The Cutting of a King

The Cutting of a King

Well... what started as T-shirt design turned into a 5-foot canvas painting.

When Austin Post first reached out, he was looking for a couple different designs for some T shirts. After talking through some concepts, he quickly decided that both pieces needed to also be on huge canvases. This painting is one of two 5' canvas painting designs.

When doing large format paintings or drawings there's a technique called "griding". To do this, you take a completed small format painting or drawing and create grid squares over top of it. You then make another grid square over your large format canvas with the same number of grid squares that on your small format piece.

Essentially, you are scaling up your small drawing onto a large canvas using the grid squares to reference where your lines need to go. I've used this method quite often when drawing realism art pieces. This, however, is not the technique I used for this piece.

For this process I started with concept sketches on 10" paper. I had a pretty clear vision of what I wanted for this piece but needed a conglomeration of references to get the body positions and hand articulations correct. References for this can vary. You can use public domain references to get basic form and body position ideas or start taking pictures of yourself in positions you need. I used a combination of both for this project. After finding a handful of different woman figures, kneeling positions, and a ton of odd pics of myself for different head, arm and hand positions, I started the initial concept sketch.

The initial concept sketch was rough in order to get the basic form and composition down. Composition is something that is often overlooked. I played with this until I had a well-balanced composition.

When the composition was defined, I set my camera up and started taking pictures of myself holding a stick to represent the sword. This allowed me to get some references for hand and arm positions. I needed to do this for both the kneeling and standing figure. If you've drawn hands, you know it's one of the easiest things to screw up and throw off a drawing. I always use hand picture references when drawing hands. It's one of those things I have an extremely hard time drawing without looking at a reference.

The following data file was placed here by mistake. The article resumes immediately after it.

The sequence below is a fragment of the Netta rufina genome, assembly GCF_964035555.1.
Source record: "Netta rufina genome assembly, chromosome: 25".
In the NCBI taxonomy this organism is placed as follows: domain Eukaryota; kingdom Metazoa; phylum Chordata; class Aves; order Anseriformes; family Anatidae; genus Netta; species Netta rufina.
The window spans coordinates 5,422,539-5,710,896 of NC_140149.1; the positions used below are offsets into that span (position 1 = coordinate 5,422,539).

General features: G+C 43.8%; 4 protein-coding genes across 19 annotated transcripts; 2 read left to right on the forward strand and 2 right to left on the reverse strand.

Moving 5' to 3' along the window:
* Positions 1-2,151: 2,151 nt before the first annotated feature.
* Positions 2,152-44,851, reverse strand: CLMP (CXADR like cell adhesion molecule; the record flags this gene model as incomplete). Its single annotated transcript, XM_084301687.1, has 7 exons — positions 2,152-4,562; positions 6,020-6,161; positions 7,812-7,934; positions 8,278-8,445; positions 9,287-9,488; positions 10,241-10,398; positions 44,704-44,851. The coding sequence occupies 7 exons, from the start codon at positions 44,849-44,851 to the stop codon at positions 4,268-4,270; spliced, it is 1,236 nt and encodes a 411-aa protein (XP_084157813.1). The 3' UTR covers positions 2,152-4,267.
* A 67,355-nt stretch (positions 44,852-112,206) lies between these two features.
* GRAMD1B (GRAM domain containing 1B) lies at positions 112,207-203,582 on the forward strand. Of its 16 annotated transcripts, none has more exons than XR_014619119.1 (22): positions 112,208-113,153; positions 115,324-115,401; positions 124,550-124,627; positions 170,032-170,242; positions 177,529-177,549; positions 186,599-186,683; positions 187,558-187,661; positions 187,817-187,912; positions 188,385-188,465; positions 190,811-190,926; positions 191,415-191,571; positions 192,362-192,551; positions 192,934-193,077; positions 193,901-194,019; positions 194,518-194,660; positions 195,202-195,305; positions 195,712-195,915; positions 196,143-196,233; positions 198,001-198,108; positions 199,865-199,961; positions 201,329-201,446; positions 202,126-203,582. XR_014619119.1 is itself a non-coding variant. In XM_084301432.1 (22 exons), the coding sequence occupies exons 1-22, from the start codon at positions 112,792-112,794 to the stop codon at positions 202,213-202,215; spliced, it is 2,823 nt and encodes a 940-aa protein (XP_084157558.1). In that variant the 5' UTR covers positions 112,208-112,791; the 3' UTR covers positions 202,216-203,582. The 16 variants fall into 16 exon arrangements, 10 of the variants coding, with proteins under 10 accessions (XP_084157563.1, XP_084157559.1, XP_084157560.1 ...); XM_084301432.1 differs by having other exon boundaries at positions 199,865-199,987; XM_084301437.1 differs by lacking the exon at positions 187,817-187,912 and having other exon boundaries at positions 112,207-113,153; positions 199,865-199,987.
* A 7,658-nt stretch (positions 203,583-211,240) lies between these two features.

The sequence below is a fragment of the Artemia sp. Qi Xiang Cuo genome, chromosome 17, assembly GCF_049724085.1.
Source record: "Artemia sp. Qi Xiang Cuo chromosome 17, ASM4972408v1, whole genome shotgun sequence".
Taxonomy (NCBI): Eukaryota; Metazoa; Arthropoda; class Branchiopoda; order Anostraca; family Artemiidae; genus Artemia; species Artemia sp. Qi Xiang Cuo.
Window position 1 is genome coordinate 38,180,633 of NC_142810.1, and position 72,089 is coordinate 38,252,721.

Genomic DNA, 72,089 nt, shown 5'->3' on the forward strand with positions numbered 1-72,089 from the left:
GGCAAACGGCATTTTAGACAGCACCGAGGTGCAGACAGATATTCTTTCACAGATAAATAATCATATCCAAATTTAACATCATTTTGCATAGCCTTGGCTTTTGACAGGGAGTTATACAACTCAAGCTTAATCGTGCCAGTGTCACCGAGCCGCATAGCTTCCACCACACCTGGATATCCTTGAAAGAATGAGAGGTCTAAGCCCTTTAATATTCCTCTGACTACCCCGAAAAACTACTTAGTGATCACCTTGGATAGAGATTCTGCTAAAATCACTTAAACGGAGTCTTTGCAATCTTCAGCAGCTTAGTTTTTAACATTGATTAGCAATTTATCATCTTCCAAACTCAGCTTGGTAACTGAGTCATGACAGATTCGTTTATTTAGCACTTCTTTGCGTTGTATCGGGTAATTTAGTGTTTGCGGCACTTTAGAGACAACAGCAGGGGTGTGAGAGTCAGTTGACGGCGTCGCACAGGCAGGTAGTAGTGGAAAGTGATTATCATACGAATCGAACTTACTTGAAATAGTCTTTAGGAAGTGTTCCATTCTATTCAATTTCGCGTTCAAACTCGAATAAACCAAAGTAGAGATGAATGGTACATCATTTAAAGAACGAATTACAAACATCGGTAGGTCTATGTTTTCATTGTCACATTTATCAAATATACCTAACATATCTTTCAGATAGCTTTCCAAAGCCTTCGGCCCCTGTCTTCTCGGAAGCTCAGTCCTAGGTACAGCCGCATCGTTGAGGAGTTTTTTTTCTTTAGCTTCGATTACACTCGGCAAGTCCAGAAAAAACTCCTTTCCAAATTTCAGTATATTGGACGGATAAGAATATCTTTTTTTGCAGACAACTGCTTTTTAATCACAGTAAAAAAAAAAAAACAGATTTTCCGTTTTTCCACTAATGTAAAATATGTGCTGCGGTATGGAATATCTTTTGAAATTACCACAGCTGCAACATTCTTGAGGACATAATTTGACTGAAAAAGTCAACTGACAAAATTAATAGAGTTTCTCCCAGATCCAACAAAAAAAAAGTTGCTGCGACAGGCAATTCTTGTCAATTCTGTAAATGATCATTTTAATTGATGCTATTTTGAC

After completing the initial concept sketch, I traced it and started to add more details. This was still pretty rough, but it started to give me an idea of how light and shadow will lay on the figures. It also let me play with different line strokes and widths quickly.

The final concept sketch was then drawn. This is the one that needed to be very detailed and nearly finished.

The next step here was a life saver for time. It may be considered a short cut by some snob traditional artists out there, but I don't care. I don't claim to be a traditional artist. Instead of grid transferring my small image to the large canvas, I had my final concept sketch scaled up and printed onto my canvas. This saved a lot of time but there was still a lot to do considering how much detail was left out and lost during the process. I left a lot of spots on the concept sketch bare, knowing it would be easier to work and draw when it was on the canvas. For example, the skull pictured above was purposefully left unfinished so that when I got it onto the canvas, I could easily draw in more detail. Hair is also one of those things I feel very comfortable drawing or painting on the fly, so most of the hair was left blank until I started painting.


Painting was slow. Very slow. I found that diluting acrylic black paint with water and a number 6 or 4 brush worked best for quick clean lines. The canvas was smooth but because of the texture, it didn't have the same buttery smooth lines I'm used to when using pen on paper. The shading lines that I'm so used to flicking quickly turned into long strokes that took hours.

Overall, it took around 4-5 days to paint this piece. Any mistakes were fixed easily by painting over a few layers of white. It wasn't too terrible. It just takes an absurd amount of patience and time.

Thanks for checking out the process, hope you enjoy the final piece.